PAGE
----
Dutch hero who saved 150 Jews in WWII dead at 96

Dutch hero Marion Pritchard-Van Binsbergen died at the age of 06 in Washington on December 11th, was announced today. During World War II she rescued 150 Jews from the Holocaust by finding them places to hide, helping them with the necessary documents and in one case killing a police officer who was threatening a family and hiding his body, the Volkskrant reports.

She was born Marion van Binsbergen in Amsterdam in 1920. When the war started in May 1940, she was studying social sciences at the University of Amsterdam. She was arrested by the Germans the first time in 1941, for translating and spreading reports from British radio stations with other students. She was sentenced to 7 months in prison

A year later, when the Germans began with the mass deportation of Jews, Marion intervened again. Along with 10 friends, she started a resistance that helped Jews find places to hide, getting them food stamps and false identities. She also pretended to be the unmarried mother of a Jewish baby.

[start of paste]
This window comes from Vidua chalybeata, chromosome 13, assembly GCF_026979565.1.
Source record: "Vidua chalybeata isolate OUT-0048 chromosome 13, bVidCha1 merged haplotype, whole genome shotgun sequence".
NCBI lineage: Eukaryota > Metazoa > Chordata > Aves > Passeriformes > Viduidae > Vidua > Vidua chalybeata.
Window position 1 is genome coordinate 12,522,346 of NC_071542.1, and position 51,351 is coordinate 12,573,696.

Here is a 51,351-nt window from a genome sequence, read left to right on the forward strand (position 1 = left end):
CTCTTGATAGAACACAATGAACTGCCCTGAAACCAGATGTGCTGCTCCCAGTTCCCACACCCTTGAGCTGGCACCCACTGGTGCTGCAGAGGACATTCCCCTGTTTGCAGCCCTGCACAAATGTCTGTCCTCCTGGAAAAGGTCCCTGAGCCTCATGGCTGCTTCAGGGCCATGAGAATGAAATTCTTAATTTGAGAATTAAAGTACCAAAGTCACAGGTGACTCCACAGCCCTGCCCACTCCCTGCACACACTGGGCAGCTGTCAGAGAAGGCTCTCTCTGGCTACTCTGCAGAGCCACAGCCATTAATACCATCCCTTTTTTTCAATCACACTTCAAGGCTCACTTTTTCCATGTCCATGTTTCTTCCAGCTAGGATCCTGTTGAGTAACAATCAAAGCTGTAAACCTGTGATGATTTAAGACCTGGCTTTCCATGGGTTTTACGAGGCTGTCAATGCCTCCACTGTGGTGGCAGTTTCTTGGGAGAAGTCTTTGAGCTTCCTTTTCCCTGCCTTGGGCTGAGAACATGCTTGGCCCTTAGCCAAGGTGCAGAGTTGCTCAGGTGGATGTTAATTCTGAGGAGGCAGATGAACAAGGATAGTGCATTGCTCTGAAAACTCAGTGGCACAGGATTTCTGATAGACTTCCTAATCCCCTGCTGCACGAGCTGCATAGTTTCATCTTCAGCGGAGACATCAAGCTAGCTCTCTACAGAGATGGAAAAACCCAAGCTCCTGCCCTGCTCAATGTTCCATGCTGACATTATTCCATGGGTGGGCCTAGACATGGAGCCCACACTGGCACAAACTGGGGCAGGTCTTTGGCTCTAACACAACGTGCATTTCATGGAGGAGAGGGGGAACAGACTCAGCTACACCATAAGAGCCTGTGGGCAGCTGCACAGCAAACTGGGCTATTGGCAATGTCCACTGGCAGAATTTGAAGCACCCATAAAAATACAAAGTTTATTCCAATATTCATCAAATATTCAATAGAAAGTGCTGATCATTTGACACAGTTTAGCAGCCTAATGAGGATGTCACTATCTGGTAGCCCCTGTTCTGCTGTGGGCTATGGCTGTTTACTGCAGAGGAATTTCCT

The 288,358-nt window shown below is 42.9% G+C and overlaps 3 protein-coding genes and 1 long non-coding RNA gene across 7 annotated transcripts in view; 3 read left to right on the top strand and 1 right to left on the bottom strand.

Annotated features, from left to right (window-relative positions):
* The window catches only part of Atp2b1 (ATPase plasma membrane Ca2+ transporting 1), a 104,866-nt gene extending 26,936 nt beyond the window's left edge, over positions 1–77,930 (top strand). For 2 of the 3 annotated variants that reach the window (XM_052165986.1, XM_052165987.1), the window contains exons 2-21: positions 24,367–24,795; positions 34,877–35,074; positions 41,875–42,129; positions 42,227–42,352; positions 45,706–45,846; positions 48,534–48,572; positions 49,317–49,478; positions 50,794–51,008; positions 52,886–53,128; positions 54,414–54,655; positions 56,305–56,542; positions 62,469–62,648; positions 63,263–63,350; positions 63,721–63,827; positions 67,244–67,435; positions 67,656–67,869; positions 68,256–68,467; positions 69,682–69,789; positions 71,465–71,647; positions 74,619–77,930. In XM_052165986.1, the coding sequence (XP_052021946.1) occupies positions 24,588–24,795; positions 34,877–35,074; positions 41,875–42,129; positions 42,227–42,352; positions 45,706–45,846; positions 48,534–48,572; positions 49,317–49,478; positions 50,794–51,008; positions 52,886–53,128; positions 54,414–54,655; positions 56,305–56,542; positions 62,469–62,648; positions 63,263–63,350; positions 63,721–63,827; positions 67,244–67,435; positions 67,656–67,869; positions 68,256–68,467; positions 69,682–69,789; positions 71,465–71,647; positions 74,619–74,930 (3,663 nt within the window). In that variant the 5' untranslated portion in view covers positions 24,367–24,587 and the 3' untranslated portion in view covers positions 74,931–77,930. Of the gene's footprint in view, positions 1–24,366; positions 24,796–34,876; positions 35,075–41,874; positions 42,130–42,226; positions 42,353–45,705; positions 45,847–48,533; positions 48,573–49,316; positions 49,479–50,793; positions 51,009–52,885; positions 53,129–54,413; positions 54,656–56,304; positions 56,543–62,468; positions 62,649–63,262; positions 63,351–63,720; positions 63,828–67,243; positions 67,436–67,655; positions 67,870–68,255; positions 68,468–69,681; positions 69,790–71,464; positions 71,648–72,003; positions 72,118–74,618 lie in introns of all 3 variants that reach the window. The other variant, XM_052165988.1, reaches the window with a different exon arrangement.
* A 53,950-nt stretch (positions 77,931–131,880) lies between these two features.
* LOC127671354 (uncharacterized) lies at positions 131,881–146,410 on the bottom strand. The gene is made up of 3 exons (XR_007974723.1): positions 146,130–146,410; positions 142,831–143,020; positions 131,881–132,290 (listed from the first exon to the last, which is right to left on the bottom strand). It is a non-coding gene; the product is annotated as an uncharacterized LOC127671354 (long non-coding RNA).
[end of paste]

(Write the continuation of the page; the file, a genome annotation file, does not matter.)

Marion also managed to hide Fred Polak and his three children for over three years in a home outside Amsterdam. When Germans raided the home with a Dutch police officer, she hid the Jewish family under the floor. The Dutch officer returned and found the family. Marion shot him to protect them and hid his body, with the help of a local mortician, by burying it in a coffin that already contained someone else.

After the war she joined the United Nations and helped refugees who were displaced from their home. Here she met her husband Anton Pritchard, a US Army officer. They moved to the United States, where she continued to work with refugees.